"When it comes to open source, you have to be consistent and stay on the ball - perseverance is the keyword. With players who are making progress in their respective digital spheres and who together bring their individual competences to bear. Only in this way can we really see an open source-based digital landscape around us in five to ten years - at all levels and with open standards, whether in the public sector or in business. The way there is not a sprint, but a marathon - with obstacles to overcome."
"We cannot always run after the Americans and the Chinese. We need clear differentiation again and great innovations in this country with a corresponding technological basis that is created together - that's how real resilience is created. And I think this approach is something that will give a significant economic boost in addition to such an innovation boost."
"Digital sovereignty needs not only Europe-wide large-scale initiatives such as Gaia-X, but also in particular regional networks of actors who solve the concrete problems and challenges of users on the ground. Of course, we still have a lot of educational work to do for open source-based solutions. Above all, we need to establish widespread knowledge about existing solutions that are already operational and meet the requirements of users."

"I often hear complaints from political circles that there are hardly any internationally competitive German IT companies worth mentioning. Actually, that's absurd: the very ones who complain are also the ones who have a significant share in this situation. They could steer the existing, high demand from the public sector for IT solutions more towards genuinely value-creating companies from Germany. Then there will also be more internationally competitive IT companies very soon!"

Miriam Seyffarth Head of Political Communication Open Source Business Alliance
Miriam Seyffarth
Head of Political Communication Open Source Business Alliance

Miriam Seyffarth has been Head of Political Communications at the Open Source Business Alliance since February 2022. From 2016 to 2021, she worked as a research assistant and office manager for Tabea Rößner, a member of the German Bundestag, and was responsible for various federal digital policy issues.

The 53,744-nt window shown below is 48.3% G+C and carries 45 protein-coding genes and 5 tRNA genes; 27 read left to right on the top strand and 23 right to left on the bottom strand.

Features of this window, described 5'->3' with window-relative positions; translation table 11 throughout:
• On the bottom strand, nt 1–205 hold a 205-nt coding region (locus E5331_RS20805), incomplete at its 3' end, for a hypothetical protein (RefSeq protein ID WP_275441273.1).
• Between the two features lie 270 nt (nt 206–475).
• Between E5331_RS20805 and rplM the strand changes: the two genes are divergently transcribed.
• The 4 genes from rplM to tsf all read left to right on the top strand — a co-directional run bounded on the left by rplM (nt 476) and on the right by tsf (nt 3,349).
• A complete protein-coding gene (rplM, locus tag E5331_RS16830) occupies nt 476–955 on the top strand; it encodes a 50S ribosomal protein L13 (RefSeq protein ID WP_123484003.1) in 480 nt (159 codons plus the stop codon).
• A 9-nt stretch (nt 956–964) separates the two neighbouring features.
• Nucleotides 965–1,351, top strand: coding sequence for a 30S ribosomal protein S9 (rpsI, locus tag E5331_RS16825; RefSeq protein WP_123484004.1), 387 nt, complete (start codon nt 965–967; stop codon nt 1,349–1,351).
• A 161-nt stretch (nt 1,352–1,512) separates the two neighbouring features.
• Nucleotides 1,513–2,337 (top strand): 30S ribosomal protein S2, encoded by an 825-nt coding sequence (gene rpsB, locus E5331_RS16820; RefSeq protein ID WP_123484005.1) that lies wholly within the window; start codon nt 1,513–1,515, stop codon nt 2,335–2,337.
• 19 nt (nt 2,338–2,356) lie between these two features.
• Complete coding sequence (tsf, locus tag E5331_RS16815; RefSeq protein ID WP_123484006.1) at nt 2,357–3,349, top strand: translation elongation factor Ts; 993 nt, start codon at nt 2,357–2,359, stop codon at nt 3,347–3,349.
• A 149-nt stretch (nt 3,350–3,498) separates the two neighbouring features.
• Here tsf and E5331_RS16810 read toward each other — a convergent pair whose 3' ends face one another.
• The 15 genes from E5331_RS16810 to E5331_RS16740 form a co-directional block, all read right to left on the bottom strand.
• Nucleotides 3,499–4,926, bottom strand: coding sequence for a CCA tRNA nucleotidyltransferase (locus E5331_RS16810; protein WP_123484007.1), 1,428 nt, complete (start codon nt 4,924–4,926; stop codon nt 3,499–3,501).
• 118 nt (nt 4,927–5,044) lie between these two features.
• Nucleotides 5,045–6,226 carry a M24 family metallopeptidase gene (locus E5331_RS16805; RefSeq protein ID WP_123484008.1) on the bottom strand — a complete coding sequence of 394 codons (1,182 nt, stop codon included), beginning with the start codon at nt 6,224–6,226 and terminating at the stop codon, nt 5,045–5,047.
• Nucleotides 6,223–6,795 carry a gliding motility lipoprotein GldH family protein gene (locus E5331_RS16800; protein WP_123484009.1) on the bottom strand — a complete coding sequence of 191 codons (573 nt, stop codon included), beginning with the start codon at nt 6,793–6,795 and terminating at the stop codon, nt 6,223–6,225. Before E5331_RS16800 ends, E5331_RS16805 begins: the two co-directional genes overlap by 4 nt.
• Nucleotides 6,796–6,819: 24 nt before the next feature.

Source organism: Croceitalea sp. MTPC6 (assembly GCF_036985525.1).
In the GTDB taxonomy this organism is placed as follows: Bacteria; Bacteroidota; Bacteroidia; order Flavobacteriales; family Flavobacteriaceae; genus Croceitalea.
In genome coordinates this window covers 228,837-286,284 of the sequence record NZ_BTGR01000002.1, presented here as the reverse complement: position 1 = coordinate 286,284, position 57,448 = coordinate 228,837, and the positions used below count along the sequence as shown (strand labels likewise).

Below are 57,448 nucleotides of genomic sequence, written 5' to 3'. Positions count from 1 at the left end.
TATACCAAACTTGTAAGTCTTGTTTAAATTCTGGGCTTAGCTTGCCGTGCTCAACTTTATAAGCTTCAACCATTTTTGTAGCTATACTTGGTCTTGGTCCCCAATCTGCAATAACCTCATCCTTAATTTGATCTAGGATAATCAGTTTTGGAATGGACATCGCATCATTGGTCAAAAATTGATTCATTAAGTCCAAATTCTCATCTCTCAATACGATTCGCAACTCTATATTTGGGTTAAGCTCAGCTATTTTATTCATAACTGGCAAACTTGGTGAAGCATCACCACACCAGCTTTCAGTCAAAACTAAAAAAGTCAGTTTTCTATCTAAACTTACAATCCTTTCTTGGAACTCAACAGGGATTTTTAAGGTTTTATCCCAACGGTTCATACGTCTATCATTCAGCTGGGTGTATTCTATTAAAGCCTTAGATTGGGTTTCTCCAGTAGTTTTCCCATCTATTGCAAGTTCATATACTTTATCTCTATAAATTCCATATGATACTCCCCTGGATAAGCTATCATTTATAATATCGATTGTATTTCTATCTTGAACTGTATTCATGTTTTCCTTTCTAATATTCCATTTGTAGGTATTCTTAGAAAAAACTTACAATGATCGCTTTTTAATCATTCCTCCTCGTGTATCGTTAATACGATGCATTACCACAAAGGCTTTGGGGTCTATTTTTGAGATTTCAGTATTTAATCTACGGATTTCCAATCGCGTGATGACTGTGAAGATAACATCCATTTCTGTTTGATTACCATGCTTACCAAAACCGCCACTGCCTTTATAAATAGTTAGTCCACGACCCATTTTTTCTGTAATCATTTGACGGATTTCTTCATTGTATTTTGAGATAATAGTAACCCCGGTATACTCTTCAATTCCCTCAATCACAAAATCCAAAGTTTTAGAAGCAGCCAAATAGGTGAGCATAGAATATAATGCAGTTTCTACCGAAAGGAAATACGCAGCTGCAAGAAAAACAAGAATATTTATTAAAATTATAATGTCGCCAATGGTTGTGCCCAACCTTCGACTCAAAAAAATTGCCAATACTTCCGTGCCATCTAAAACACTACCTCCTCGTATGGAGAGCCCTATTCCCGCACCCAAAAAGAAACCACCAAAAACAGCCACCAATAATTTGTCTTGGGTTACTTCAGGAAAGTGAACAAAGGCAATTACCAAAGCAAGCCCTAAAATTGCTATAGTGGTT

"I think the best time to invest in open source was yesterday, the second best is today. The urgency is there. Because with the dependence on non-European digital companies, you are increasingly entering a one-way street from which it is very difficult to get out again. With open source, on the other hand, you are always at a crossroads where you can turn in all directions. That gives you a certain flexibility.

"An example from history: Industrialisation has brought societies forward significantly, which also has to do with the creation of uniform standards that were openly accessible and usable for all - as a basis for the further development of business models. Rail networks with uniform rail widths, without each railway company cooking its own soup. We are now in the fourth industrial revolution, an age of the data economy. And open standards and open source software can guarantee openness and free market access here."

"Companies and public administrations naturally ask themselves the question of costs when it comes to open source. But looking only at the initial price tag is too short-sighted, a false conclusion. Instead, one should ask: "What is more economical?" One must look at the ongoing timeline when making these decisions, rather than just looking at the moment when one first spends the money. The focus should be on how much the investment is worth in the long run, over several years."
"Open source must of course become even more visible. The glass has never been as full as it is now, but it is still only half full. But I have the feeling that the awareness of the added values, of the importance of digital sovereignty and the possibilities that open source software offers is historically high. But there is still a very long way to go and the glass is still only half full."
"Those who rely on several local open source providers are well positioned, especially in times of economic and geopolitical upheaval: If a provider in an open-source ecosystem fails, its solution can easily be replaced. If you are dependent on a single proprietary manufacturer, in an emergency all your systems fail at once without the possibility of switching to an alternative at short notice. Open standards and open source software thus offer a flexibility that guarantees resilience, especially in times of crisis. The state must support the economy in building this resilience."

"A study published by the EU Commission in 2021 proves that the use of open source software has a positive impact on the competitiveness and innovative capacity of European companies, on economic growth, on the start-up and SME scene, and on technological independence. Open source software makes a significant contribution to the EU's gross domestic product and has a cost-benefit ratio of at least 1:4. For this reason, there must also be decisive investment in the existing open source ecosystem in Saxony."